Saturday, February 25, 2012

Children and Adversity

We all want to protect our children from sorrow and harm. Since we cannot keep life from happening here is some advice on how to help our children handle adversity.
In speaking with parents over the years and observing my own children’s sports and school activities, I have noticed a disturbing trend:  There is a powerful reluctance to let our kids struggle or fail.  Fairness is the new mantra.  We worry more about our children’s self-esteem than preparing them for an independent and successful future.  Everyone gets a nice trophy or certificate for simply showing up.  Competition is often set aside in favor of participation where everybody is a winner.  I bet you have noticed this as well.

Don’t get me wrong.  I like fairness.  I am also strongly in favor of encouraging young people.  But, I also appreciate the pursuit of excellence.  Competition can be a healthy thing that also encourages children to excel and give their best effort on the playing field and in school.  Instead of assuming that our kids might be hurt or negatively impacted by failure or struggle, perhaps we should consider that they will learn valuable lessons from these experiences.  I think we know intuitively as parents and parents-to-be that we are molded by our childhood experiences.  How were you shaped by your childhood?  How does your upbringing manifest itself in how you are raising your family today?  How does it affect your actions at work?  How does it affect your faith?  Can you trace your actions as an adult to the multitude of experiences you had as a child?  Children need to learn from their struggles and failures and experience the accompanying emotions of sadness and frustration.  These struggles will teach them to be persistent in the face of adversity later in life. (Read entire article.)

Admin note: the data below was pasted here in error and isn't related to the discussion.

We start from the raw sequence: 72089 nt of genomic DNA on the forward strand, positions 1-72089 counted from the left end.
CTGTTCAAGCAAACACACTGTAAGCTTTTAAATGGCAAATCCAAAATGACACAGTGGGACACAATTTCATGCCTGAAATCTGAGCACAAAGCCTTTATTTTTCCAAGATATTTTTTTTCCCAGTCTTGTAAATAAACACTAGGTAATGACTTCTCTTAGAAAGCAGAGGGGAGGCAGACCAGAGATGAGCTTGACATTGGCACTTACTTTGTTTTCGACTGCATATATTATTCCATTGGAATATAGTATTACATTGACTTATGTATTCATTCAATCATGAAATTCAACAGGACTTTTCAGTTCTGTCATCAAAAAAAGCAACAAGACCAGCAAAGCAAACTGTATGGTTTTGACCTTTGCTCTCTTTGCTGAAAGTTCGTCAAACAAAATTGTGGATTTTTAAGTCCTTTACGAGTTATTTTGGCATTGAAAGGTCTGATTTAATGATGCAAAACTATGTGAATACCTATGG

Divine Theatre said...

Failure is the best teacher.

julygirl said...

For the development of character and integrity it is necessary to experience both. However, too many failures creates frustration, a sense of helplessness and a phenomenon known as 'learned helplessness'. But even the tiniest victory goes a long way in aiding a child to think like a winner.